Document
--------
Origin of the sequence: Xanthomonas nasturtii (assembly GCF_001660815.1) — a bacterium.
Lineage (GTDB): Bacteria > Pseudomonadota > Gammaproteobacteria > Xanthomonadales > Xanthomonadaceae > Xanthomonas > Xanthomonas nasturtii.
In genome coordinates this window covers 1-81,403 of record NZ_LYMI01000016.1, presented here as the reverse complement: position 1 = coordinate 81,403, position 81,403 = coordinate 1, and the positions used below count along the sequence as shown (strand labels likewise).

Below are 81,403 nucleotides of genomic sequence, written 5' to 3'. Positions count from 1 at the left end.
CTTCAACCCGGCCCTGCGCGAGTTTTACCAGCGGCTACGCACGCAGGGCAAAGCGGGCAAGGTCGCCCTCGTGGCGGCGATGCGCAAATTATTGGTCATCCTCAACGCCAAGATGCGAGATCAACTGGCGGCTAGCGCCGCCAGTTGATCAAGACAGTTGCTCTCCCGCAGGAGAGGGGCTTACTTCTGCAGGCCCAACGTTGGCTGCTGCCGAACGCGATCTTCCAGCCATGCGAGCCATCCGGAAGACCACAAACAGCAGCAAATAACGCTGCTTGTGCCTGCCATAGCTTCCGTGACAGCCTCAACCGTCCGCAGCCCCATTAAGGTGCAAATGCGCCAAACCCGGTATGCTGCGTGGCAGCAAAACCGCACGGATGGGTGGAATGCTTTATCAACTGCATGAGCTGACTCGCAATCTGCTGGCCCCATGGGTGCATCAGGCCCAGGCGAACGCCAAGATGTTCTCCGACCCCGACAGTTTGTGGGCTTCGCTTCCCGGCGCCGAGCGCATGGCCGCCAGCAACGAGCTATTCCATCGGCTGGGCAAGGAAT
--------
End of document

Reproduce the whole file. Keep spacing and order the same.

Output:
Origin of the sequence: Xanthomonas nasturtii (assembly GCF_001660815.1) — a bacterium.
Lineage (GTDB): Bacteria > Pseudomonadota > Gammaproteobacteria > Xanthomonadales > Xanthomonadaceae > Xanthomonas > Xanthomonas nasturtii.
In genome coordinates this window covers 1-81,403 of record NZ_LYMI01000016.1, presented here as the reverse complement: position 1 = coordinate 81,403, position 81,403 = coordinate 1, and the positions used below count along the sequence as shown (strand labels likewise).

Below are 81,403 nucleotides of genomic sequence, written 5' to 3'. Positions count from 1 at the left end.
CTTCAACCCGGCCCTGCGCGAGTTTTACCAGCGGCTACGCACGCAGGGCAAAGCGGGCAAGGTCGCCCTCGTGGCGGCGATGCGCAAATTATTGGTCATCCTCAACGCCAAGATGCGAGATCAACTGGCGGCTAGCGCCGCCAGTTGATCAAGACAGTTGCTCTCCCGCAGGAGAGGGGCTTACTTCTGCAGGCCCAACGTTGGCTGCTGCCGAACGCGATCTTCCAGCCATGCGAGCCATCCGGAAGACCACAAACAGCAGCAAATAACGCTGCTTGTGCCTGCCATAGCTTCCGTGACAGCCTCAACCGTCCGCAGCCCCATTAAGGTGCAAATGCGCCAAACCCGGTATGCTGCGTGGCAGCAAAACCGCACGGATGGGTGGAATGCTTTATCAACTGCATGAGCTGACTCGCAATCTGCTGGCCCCATGGGTGCATCAGGCCCAGGCGAACGCCAAGATGTTCTCCGACCCCGACAGTTTGTGGGCTTCGCTTCCCGGCGCCGAGCGCATGGCCGCCAGCAACGAGCTATTCCATCGGCTGGGCAAGGAAT